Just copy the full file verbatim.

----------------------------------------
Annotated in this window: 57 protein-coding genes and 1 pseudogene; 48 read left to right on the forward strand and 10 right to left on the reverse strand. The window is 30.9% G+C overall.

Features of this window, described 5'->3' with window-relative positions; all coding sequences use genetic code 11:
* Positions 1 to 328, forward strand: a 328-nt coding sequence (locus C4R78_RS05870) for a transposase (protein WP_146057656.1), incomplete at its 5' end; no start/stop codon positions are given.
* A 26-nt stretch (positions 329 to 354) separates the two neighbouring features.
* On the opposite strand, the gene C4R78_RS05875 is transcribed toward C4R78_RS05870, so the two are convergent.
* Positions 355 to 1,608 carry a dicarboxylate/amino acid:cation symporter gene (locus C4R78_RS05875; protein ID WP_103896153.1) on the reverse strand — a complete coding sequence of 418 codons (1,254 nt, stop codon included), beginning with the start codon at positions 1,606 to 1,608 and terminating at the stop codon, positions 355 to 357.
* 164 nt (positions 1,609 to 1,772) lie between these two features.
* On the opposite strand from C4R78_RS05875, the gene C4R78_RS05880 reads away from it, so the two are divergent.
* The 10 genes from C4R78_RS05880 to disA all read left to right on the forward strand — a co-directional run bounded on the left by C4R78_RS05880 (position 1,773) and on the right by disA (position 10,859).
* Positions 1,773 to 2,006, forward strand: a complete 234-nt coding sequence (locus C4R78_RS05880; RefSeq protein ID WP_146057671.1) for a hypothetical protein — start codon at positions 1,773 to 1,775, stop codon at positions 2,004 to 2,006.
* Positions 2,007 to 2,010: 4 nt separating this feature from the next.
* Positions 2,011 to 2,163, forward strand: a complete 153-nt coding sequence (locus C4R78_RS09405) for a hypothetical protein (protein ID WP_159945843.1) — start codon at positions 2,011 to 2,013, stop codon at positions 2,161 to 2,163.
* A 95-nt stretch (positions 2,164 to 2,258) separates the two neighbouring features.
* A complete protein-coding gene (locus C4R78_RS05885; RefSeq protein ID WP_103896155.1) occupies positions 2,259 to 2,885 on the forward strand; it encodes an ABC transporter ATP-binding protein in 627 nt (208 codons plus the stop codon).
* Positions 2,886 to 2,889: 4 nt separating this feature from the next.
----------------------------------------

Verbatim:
Annotated in this window: 57 protein-coding genes and 1 pseudogene; 48 read left to right on the forward strand and 10 right to left on the reverse strand. The window is 30.9% G+C overall.

Features of this window, described 5'->3' with window-relative positions; all coding sequences use genetic code 11:
* Positions 1 to 328, forward strand: a 328-nt coding sequence (locus C4R78_RS05870) for a transposase (protein WP_146057656.1), incomplete at its 5' end; no start/stop codon positions are given.
* A 26-nt stretch (positions 329 to 354) separates the two neighbouring features.
* On the opposite strand, the gene C4R78_RS05875 is transcribed toward C4R78_RS05870, so the two are convergent.
* Positions 355 to 1,608 carry a dicarboxylate/amino acid:cation symporter gene (locus C4R78_RS05875; protein ID WP_103896153.1) on the reverse strand — a complete coding sequence of 418 codons (1,254 nt, stop codon included), beginning with the start codon at positions 1,606 to 1,608 and terminating at the stop codon, positions 355 to 357.
* 164 nt (positions 1,609 to 1,772) lie between these two features.
* On the opposite strand from C4R78_RS05875, the gene C4R78_RS05880 reads away from it, so the two are divergent.
* The 10 genes from C4R78_RS05880 to disA all read left to right on the forward strand — a co-directional run bounded on the left by C4R78_RS05880 (position 1,773) and on the right by disA (position 10,859).
* Positions 1,773 to 2,006, forward strand: a complete 234-nt coding sequence (locus C4R78_RS05880; RefSeq protein ID WP_146057671.1) for a hypothetical protein — start codon at positions 1,773 to 1,775, stop codon at positions 2,004 to 2,006.
* Positions 2,007 to 2,010: 4 nt separating this feature from the next.
* Positions 2,011 to 2,163, forward strand: a complete 153-nt coding sequence (locus C4R78_RS09405) for a hypothetical protein (protein ID WP_159945843.1) — start codon at positions 2,011 to 2,013, stop codon at positions 2,161 to 2,163.
* A 95-nt stretch (positions 2,164 to 2,258) separates the two neighbouring features.
* A complete protein-coding gene (locus C4R78_RS05885; RefSeq protein ID WP_103896155.1) occupies positions 2,259 to 2,885 on the forward strand; it encodes an ABC transporter ATP-binding protein in 627 nt (208 codons plus the stop codon).
* Positions 2,886 to 2,889: 4 nt separating this feature from the next.